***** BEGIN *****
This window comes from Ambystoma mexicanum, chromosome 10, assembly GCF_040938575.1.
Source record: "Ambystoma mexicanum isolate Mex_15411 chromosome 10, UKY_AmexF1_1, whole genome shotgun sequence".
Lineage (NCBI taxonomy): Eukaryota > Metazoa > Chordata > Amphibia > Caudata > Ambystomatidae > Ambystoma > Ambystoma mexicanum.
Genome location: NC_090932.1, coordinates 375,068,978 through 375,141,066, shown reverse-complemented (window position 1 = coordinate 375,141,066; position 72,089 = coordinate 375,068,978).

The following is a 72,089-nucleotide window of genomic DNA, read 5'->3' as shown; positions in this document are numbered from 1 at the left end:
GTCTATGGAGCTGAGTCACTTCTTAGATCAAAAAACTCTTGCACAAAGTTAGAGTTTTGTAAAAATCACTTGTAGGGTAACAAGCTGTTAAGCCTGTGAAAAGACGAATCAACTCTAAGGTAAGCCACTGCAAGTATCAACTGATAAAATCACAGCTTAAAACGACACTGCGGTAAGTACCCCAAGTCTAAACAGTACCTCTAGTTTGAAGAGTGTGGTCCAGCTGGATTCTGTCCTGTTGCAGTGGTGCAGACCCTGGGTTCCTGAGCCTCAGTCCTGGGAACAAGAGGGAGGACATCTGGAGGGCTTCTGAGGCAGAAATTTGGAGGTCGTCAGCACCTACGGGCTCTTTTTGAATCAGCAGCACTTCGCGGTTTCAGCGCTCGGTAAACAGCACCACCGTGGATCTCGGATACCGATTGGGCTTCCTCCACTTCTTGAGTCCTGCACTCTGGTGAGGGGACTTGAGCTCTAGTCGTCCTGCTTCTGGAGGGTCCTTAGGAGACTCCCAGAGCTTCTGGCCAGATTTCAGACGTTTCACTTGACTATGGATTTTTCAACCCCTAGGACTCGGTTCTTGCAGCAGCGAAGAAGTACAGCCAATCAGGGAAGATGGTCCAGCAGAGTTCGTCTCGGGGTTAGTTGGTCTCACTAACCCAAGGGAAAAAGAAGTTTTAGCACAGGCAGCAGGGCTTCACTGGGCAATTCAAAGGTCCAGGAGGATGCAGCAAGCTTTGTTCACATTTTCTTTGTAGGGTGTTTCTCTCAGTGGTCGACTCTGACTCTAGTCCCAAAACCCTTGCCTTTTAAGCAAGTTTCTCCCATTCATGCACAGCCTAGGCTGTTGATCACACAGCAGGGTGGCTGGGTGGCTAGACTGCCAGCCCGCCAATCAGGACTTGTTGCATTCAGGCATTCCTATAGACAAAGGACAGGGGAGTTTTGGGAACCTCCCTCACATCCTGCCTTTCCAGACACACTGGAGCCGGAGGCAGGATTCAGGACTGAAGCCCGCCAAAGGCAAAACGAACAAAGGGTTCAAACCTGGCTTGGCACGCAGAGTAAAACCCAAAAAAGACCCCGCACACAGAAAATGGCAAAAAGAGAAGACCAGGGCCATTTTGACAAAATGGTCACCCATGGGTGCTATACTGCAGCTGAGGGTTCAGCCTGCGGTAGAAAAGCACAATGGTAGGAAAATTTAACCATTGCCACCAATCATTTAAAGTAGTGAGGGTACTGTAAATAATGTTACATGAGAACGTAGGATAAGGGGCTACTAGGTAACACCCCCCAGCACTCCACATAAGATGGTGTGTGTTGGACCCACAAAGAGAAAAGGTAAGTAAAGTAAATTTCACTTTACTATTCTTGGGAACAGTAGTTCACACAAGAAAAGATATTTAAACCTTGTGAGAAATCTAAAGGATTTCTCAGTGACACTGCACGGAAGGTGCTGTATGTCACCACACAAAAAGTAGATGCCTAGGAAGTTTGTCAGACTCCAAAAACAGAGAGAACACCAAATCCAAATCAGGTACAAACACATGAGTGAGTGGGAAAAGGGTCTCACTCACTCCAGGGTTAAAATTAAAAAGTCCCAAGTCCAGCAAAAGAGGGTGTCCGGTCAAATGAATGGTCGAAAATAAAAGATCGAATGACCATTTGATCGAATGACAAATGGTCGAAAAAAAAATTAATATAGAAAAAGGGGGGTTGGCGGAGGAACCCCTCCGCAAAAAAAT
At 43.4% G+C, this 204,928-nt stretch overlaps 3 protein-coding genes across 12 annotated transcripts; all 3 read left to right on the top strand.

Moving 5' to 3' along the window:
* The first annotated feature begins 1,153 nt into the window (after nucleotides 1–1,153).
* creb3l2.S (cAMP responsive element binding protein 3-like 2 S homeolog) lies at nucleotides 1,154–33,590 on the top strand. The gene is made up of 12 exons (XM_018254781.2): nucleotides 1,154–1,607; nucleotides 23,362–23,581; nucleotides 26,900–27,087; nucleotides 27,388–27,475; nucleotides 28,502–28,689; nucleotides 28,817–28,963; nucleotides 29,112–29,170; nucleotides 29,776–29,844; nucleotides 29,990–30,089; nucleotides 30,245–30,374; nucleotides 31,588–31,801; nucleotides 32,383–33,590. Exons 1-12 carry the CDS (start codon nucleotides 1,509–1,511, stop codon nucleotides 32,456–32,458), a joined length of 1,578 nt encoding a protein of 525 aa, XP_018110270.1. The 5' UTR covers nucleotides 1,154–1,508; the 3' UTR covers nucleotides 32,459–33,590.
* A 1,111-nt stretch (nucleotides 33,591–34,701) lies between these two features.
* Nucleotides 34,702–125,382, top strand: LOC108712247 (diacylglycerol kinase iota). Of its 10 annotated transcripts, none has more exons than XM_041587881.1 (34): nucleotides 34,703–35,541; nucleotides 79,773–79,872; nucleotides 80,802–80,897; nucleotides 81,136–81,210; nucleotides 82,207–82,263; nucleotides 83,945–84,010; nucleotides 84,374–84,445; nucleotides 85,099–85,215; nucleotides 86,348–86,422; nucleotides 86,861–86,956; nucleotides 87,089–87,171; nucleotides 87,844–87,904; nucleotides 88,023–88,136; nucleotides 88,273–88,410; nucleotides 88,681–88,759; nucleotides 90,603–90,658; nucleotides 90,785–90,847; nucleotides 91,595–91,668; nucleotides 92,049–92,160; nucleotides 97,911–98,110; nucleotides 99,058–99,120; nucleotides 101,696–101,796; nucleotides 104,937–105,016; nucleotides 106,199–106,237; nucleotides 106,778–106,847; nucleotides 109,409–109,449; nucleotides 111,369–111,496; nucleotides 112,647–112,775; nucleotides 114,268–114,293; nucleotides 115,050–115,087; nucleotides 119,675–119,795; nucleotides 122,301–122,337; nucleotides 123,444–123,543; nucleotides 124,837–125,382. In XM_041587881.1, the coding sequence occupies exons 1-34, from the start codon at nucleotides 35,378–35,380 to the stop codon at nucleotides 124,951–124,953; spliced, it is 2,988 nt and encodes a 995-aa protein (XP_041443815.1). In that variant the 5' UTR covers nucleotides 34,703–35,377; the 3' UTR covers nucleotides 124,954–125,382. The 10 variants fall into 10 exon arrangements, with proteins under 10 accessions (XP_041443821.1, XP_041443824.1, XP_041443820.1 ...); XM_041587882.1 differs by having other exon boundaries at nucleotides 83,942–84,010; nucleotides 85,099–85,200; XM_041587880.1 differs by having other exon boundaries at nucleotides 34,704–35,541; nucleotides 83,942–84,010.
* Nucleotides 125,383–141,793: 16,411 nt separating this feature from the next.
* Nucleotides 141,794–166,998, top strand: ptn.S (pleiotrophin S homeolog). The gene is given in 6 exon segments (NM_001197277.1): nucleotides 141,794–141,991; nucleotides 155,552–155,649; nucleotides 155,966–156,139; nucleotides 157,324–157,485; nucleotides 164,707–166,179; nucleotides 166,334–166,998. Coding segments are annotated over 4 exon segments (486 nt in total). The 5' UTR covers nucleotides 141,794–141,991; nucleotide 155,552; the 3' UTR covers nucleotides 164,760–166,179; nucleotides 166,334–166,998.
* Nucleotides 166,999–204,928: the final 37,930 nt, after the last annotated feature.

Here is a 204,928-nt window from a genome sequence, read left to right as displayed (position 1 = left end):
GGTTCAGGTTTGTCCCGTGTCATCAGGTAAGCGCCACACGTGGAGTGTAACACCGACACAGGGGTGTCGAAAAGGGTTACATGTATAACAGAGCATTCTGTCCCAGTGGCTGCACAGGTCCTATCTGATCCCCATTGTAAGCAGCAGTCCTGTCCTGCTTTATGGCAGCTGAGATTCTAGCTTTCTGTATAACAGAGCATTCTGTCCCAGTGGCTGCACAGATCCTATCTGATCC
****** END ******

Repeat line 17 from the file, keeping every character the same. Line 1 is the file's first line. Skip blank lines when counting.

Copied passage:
GGTTCAGGTTTGTCCCGTGTCATCAGGTAAGCGCCACACGTGGAGTGTAACACCGACACAGGGGTGTCGAAAAGGGTTACATGTATAACAGAGCATTCTGTCCCAGTGGCTGCACAGGTCCTATCTGATCCCCATTGTAAGCAGCAGTCCTGTCCTGCTTTATGGCAGCTGAGATTCTAGCTTTCTGTATAACAGAGCATTCTGTCCCAGTGGCTGCACAGATCCTATCTGATCC